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We are seeking observers to report their sightings of insect pest species that cause harm to forest and agricultural trees. Your observations as part of this campaign will help validate and improve the USA-NPN's Pheno Forecasts, which help managers know when these species are active and susceptible to treatment.
You can contribute by reporting observations of key pest species over the course of the year. The campaign focuses on 13 species that are considered to be insect pests.
Learn more about these species on the species profile pages and Pheno Forecast pages linked below. You'll find a phenophase photo guide linked at the bottom of each species profile page to help you with identification of key life cycle events, such as active caterpillars and active adults. Each Pheno Forecast page shows maps of which locations have reached key life cycle event stages this year, and gives information on why managers care about that species.
|Species Profile (overview of protocol)||Phenophase Photo Guide (ID tips and photos of life cycle stages)||Pheno Forecast (and why you should observe this species)|
|Bagworm||Thyridopteryx ephemeraeformis||Photo Guide||Forecast|
|Eastern tent caterpillar||Malacosoma americanum||Photo Guide||Forecast|
|Gypsy moth||Lymantria dispar||Photo Guide||Forecast|
|Winter moth||Operophtera brumata||Photo Guide||Forecast|
|Hemlock woolly adelgid||Adelges tsugae||Photo Guide||Forecast|
|Magnolia scale||Neolecanium cornuparvum||Photo Guide||Forecast|
|Pine needle scale||Chionaspis pinifoliae||Photo Guide||Forecast|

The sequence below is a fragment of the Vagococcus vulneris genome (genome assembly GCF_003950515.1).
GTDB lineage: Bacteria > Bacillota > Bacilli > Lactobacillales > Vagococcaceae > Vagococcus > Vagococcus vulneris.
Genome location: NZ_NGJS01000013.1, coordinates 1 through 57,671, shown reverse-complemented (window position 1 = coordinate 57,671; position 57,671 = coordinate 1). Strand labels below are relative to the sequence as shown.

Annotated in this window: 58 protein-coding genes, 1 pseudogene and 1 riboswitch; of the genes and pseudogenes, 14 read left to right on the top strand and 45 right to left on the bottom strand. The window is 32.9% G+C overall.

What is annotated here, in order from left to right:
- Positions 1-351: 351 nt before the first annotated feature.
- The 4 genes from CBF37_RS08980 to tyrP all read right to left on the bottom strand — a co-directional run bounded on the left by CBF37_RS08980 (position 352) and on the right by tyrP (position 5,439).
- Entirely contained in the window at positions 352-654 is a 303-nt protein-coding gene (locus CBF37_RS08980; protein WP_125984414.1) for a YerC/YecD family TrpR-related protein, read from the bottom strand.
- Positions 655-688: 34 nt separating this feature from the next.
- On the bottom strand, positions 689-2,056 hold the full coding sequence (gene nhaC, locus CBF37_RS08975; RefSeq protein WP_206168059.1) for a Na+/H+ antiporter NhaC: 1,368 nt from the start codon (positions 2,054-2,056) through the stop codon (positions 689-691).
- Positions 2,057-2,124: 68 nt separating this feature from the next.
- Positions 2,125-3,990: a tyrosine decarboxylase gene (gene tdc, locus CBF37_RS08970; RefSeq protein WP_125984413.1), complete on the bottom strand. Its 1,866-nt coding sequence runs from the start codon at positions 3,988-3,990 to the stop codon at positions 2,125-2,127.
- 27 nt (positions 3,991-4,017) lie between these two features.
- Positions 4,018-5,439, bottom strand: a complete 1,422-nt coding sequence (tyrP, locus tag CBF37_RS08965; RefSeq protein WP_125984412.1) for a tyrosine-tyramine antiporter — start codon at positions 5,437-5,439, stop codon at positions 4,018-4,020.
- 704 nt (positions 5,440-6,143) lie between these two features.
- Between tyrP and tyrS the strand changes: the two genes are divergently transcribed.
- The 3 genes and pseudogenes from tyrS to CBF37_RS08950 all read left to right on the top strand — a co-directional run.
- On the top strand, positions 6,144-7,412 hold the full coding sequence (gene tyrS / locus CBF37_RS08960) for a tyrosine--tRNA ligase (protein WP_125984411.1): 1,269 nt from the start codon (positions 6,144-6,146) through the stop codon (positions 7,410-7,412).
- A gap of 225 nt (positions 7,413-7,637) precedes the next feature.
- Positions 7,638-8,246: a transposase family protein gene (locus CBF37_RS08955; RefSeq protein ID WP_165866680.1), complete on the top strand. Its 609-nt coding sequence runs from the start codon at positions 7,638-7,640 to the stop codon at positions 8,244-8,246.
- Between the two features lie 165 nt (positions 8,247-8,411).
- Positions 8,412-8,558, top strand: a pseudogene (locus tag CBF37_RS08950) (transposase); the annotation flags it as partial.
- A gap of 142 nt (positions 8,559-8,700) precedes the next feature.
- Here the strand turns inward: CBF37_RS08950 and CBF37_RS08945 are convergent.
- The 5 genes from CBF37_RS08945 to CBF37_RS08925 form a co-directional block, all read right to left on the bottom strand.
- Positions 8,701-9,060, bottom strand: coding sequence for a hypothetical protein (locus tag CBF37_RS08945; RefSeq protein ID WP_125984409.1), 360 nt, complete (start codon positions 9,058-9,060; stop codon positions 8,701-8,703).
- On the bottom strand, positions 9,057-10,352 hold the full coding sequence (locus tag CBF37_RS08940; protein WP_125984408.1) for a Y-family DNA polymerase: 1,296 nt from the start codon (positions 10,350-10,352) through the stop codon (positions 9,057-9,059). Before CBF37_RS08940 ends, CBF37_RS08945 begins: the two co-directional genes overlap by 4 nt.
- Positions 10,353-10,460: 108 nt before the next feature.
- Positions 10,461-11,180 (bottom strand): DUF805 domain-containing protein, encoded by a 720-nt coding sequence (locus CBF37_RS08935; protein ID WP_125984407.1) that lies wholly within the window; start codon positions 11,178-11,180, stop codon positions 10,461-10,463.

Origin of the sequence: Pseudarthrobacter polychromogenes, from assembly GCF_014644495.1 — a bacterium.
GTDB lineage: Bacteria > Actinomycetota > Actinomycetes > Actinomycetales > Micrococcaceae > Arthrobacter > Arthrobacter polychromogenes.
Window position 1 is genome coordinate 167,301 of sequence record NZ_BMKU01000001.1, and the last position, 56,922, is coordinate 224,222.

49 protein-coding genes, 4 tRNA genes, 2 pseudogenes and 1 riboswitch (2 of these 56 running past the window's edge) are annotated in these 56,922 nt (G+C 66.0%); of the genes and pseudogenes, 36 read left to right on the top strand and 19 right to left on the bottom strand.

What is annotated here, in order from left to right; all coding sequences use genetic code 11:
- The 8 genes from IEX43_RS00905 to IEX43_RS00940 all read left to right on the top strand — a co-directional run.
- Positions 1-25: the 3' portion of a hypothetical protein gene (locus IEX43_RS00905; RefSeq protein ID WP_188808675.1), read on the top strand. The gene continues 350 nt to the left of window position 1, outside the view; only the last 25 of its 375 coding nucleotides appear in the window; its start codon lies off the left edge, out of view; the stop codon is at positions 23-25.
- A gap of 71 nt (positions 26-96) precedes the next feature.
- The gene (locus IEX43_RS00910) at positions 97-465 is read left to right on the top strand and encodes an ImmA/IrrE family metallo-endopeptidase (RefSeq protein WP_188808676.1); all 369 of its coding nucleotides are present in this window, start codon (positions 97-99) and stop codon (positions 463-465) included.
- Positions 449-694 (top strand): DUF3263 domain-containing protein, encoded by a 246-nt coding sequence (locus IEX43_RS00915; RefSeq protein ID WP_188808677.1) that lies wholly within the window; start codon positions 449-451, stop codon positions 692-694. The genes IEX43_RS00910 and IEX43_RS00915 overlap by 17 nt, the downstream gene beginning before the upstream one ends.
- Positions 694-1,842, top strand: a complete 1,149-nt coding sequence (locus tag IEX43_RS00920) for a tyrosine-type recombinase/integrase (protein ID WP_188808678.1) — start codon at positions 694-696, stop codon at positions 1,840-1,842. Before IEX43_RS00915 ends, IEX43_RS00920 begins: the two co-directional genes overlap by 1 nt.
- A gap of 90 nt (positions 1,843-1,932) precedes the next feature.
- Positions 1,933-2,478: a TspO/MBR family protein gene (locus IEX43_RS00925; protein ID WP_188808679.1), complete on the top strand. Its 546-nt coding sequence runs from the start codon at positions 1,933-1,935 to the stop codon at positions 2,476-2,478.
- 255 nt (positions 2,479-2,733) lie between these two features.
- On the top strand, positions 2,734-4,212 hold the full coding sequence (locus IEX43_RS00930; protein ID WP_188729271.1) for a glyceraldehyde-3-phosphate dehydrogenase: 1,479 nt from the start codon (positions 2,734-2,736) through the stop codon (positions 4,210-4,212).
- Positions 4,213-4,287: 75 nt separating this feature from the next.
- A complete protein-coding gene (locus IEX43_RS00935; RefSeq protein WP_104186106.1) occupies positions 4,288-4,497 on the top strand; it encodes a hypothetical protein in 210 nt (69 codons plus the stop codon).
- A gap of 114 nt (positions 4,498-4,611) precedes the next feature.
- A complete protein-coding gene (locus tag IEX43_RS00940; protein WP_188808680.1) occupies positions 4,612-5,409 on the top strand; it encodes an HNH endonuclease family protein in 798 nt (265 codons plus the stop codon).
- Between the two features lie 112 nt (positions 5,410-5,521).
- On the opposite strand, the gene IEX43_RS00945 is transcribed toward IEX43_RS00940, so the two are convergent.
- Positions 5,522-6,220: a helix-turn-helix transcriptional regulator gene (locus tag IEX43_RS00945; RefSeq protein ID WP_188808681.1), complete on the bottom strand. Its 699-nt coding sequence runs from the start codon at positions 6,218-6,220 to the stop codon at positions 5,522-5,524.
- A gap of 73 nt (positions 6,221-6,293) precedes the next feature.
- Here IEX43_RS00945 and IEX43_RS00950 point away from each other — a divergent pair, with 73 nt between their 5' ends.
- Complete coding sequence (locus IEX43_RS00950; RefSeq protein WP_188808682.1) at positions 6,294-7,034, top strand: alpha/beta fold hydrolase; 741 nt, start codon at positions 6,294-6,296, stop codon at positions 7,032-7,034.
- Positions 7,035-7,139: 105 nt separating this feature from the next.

|Spotted lanternfly*||Lycorma delicatula||Photo Guide||There is currently no forecast available for this species, but your observations can help researchers to develop one!|
|Asian longhorned beetle*||Anoplophora glabripennis||Photo Guide||Forecast|
|Bronze birch borer||Agrilus anxius||Photo Guide||Forecast|
|Emerald ash borer||Agrilus planipennis||Photo Guide||Forecast|
|Lilac (aka ash) borer||Podosesia syringae||Photo Guide||Forecast|
|Apple maggot||Rhagoletis pomonella||Photo Guide||Forecast|
1. Select one (or more) species to track from the list of species. To see which species are available in your state, go to The Plants and Animals page, and filter for your state and Pest Patrol Campaign (under the Animal Types dropdown in the Advanced section).
2. Join Nature's Notebook. If you haven't already, create a Nature's Notebook account. See our specifics of observing if you need more details on getting started.
3. Sign up to receive Pest Patrol messaging (in the right sidebar of this page - you may need to scroll back up to see it). You will receive information about how to identify species and phenophases, as well as results of your efforts. You will also receive notifications when your area is approaching the time to look for the activity of pest life cycle stages of interest.
4. Take observations. We invite you to look for pests approximately two to three times a week once you receive the message that your area is approaching the activity period. We encourage you to continue to observe your pest species until it is no longer active.
5. Report your observations. As you collect data during the season, log in to your Nature's Notebook account and enter the observation data you recorded. You can also use our smartphone apps to submit your observations!